By: Scott M. Zanolli
When one considers the phrase “sealed record,” what words or phrases come to mind? Airtight? Impenetrable? While records should remain sealed to an employer who may file a Criminal Offender Record Information (CORI) request as part of a background check on a potential employee, neither word accurately describes the working definition for sealed records under Massachusetts law (M.G.L. Chap. 276, § 100A). Even after a record is officially “sealed,” there are certain government agencies that can always access criminal records. For example criminal justice agencies, firearms licensing authorities, and some government agencies that work with children may still obtain all CORI records.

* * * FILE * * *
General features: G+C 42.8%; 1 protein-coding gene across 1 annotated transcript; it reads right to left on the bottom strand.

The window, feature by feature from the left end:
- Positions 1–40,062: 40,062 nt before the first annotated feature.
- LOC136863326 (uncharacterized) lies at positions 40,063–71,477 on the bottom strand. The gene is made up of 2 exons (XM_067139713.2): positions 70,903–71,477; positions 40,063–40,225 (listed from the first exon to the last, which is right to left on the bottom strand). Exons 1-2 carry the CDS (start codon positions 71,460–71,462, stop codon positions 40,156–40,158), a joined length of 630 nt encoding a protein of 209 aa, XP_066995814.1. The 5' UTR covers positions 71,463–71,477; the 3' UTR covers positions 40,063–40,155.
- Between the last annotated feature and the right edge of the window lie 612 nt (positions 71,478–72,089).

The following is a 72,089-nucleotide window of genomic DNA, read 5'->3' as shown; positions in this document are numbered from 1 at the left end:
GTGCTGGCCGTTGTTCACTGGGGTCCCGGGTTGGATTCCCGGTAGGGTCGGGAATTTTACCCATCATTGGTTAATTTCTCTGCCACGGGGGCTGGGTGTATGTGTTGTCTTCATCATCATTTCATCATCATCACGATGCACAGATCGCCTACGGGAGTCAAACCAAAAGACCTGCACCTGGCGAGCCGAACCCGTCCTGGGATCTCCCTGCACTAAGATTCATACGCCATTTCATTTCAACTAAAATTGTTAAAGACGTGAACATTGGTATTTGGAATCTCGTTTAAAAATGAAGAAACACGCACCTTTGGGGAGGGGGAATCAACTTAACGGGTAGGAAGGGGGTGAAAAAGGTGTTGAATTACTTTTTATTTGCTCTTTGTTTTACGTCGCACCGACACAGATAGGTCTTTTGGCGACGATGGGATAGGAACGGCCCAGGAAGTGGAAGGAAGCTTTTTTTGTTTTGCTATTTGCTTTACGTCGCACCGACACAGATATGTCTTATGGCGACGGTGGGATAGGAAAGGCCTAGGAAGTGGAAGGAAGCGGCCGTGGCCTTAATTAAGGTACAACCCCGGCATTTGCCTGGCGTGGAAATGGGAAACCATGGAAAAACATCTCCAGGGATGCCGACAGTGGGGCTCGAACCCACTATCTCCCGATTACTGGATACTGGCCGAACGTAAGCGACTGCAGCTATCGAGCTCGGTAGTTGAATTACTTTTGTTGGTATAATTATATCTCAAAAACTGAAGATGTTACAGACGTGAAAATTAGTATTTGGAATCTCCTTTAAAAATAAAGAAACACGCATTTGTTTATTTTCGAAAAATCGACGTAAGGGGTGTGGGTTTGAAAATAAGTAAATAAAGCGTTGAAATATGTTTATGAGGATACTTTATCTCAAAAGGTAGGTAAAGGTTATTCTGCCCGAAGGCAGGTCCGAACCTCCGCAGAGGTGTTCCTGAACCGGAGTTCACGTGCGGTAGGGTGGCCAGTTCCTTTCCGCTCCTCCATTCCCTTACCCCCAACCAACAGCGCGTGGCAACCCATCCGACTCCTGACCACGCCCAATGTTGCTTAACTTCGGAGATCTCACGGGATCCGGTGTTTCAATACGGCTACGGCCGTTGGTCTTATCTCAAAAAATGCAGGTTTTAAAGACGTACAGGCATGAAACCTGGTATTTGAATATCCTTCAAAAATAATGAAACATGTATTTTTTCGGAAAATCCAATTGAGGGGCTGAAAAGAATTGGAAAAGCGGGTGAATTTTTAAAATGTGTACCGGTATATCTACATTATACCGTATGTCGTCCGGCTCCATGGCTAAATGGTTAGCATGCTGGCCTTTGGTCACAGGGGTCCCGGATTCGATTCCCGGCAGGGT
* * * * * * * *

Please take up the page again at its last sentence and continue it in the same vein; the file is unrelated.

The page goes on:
The general rule in Massachusetts is that someone wishing to seal a criminal record can petition the state Commissioner of Probation after a waiting period of five years for a misdemeanor conviction or after a waiting period of ten years for a felony conviction. The clock resets, however, if the petitioner is convicted of another misdemeanor or felony during that waiting period (in Massachusetts or in another state). And the waiting period starts the date the petitioner is found guilty OR completes a period of incarceration – whichever date is later.
Some other twists and turns:
Pierce & Mandell attorneys routinely represent employers and employees in matters involving CORI requests, sealed records, and other regulatory issues impacting the employer-employee relationship. Visit us at www.piercemandell.com or contact Scott Zanolli at email@example.com.